Myers said 2013's roller-coaster weather is similar to that of 2011, when a cool, wet spring was followed by extremely dry and hot weather. Sandwiched between those years was the historic 2012 drought.
On Sept. 9, the U.S. Department of Agriculture's National Agricultural Statistics Survey reported 99% of northeastern Missouri is short of topsoil moisture. The U.S. Drought Monitor showed nearly 30% of the state in moderate to severe drought, with the most intense lack of rainfall across northern Missouri.
A dry August in northern Missouri
MU Extension Commercial Agriculture climatologist Pat Guinan said it was the driest August across northern Missouri in three decades, or since 1984, with weather stations at Kirksville Regional Airport, Edina, Canton Lock and Dam, Macon and Brookfield reporting the driest August on record.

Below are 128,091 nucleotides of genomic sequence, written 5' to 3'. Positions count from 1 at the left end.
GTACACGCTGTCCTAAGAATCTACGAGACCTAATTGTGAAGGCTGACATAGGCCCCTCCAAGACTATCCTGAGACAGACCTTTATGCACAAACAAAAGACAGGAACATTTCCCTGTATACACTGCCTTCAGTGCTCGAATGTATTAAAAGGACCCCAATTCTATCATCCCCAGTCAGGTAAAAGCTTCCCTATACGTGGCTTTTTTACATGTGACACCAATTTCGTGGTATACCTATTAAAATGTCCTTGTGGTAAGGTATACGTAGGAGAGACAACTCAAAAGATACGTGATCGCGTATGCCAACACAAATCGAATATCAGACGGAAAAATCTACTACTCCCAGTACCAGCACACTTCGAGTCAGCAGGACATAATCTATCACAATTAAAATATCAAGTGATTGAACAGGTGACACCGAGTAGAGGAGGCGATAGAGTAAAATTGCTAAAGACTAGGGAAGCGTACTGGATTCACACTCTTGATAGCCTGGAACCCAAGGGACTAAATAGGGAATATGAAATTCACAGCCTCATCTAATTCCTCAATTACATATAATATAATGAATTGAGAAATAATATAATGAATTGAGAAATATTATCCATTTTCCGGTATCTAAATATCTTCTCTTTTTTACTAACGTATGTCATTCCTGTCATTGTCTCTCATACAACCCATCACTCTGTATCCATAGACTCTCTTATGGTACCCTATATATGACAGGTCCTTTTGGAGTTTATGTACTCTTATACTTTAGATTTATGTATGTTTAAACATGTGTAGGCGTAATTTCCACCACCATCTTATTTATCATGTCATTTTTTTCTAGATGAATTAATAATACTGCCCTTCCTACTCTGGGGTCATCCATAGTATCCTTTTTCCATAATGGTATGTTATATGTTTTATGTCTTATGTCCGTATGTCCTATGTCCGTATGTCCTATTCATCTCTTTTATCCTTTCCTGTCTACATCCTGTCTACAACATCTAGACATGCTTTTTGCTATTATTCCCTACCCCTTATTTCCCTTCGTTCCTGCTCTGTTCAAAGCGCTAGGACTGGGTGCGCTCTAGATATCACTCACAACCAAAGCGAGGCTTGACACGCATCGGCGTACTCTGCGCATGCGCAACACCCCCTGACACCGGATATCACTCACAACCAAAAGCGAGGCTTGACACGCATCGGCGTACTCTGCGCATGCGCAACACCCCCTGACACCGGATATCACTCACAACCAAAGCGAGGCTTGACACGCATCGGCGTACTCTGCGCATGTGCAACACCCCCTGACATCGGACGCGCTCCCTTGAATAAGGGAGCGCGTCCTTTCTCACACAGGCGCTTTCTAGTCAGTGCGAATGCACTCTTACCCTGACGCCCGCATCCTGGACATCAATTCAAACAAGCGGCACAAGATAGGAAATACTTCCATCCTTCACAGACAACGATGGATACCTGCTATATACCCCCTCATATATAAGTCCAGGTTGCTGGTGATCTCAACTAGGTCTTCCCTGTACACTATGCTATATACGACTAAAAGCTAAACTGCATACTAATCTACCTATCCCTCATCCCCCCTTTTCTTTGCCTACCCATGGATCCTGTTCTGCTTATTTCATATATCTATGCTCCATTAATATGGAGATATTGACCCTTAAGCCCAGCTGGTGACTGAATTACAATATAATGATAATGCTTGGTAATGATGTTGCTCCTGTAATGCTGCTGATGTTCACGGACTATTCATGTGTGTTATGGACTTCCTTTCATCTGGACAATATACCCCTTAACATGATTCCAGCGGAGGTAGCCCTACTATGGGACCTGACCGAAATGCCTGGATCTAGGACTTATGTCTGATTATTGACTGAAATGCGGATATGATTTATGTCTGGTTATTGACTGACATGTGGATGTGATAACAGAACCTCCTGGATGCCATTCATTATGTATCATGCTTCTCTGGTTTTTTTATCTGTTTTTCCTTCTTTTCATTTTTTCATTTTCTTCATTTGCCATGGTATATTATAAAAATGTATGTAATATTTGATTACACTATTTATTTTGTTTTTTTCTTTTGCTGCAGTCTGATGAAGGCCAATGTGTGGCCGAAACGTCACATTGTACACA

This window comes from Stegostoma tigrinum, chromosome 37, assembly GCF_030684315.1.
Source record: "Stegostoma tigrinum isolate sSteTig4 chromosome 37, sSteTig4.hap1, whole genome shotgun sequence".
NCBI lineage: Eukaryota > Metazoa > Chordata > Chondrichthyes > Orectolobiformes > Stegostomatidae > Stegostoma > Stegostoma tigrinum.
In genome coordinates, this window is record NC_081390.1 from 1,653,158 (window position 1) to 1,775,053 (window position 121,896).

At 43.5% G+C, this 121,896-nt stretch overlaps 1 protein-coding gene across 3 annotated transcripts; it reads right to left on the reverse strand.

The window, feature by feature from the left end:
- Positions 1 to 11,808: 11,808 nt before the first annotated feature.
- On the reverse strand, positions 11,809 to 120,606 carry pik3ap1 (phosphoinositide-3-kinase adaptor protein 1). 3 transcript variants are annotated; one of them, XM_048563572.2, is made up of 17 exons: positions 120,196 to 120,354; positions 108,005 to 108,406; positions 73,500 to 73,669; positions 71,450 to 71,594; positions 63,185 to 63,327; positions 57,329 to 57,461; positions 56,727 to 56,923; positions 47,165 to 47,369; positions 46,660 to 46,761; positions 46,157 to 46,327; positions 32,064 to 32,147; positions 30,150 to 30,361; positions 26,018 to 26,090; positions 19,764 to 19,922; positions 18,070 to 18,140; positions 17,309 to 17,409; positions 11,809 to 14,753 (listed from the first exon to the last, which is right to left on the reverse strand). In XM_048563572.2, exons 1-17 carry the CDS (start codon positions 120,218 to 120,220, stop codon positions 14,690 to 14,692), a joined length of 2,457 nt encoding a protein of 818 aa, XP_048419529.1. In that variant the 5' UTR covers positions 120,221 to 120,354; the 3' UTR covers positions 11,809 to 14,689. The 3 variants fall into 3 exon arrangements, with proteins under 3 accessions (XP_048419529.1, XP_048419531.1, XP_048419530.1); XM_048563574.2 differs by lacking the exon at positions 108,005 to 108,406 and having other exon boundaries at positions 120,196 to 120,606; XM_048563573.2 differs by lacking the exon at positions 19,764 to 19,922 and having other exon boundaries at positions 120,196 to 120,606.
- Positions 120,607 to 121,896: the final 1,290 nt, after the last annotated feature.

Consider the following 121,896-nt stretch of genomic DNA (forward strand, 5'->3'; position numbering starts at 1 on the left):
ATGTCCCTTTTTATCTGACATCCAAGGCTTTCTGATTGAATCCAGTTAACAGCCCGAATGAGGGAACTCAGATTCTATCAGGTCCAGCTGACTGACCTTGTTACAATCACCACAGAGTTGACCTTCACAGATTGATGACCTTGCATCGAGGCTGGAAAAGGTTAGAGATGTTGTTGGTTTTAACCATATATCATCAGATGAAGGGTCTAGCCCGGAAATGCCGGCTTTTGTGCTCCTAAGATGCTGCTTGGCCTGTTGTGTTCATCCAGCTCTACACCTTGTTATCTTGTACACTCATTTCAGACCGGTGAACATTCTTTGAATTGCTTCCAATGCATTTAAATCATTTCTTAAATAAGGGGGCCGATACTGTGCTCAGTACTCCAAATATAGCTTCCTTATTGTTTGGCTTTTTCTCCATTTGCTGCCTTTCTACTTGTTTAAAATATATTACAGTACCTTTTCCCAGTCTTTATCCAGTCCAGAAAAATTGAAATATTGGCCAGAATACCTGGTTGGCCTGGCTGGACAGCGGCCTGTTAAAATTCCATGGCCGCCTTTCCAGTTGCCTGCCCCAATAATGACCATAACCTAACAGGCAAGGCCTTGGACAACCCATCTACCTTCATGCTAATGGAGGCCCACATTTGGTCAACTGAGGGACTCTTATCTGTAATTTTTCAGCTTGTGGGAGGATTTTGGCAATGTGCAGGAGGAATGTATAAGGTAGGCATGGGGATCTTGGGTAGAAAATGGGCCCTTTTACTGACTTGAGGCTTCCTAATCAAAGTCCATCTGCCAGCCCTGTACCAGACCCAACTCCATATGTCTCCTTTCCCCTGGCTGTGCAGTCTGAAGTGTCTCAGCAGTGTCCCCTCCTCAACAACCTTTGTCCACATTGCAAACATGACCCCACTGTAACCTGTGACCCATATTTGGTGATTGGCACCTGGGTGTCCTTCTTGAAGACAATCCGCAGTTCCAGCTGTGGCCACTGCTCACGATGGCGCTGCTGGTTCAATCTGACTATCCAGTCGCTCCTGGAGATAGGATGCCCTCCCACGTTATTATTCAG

Guinan said cool weather for most of the summer and an unusual amount of cloudy days mitigated initial drought stress potential.
"As drought first began in Missouri, its effects were easily overlooked. Cool day and night temperatures up until mid-August reduced water evaporation," Wiebold said. "Visible signs of drought were not apparent."
By the time abnormally high temperatures occurred in late August and again in September, plants had already removed available stored water in soils.
Remnants of Hurricane Isaac came to the last-minute rescue of the 2012 soybean crop, but no relief is in sight for this year. Grain producers and ag experts are now looking at crops and wondering if yields in 2013 will be a repeat of 2012.
Source: MU Extension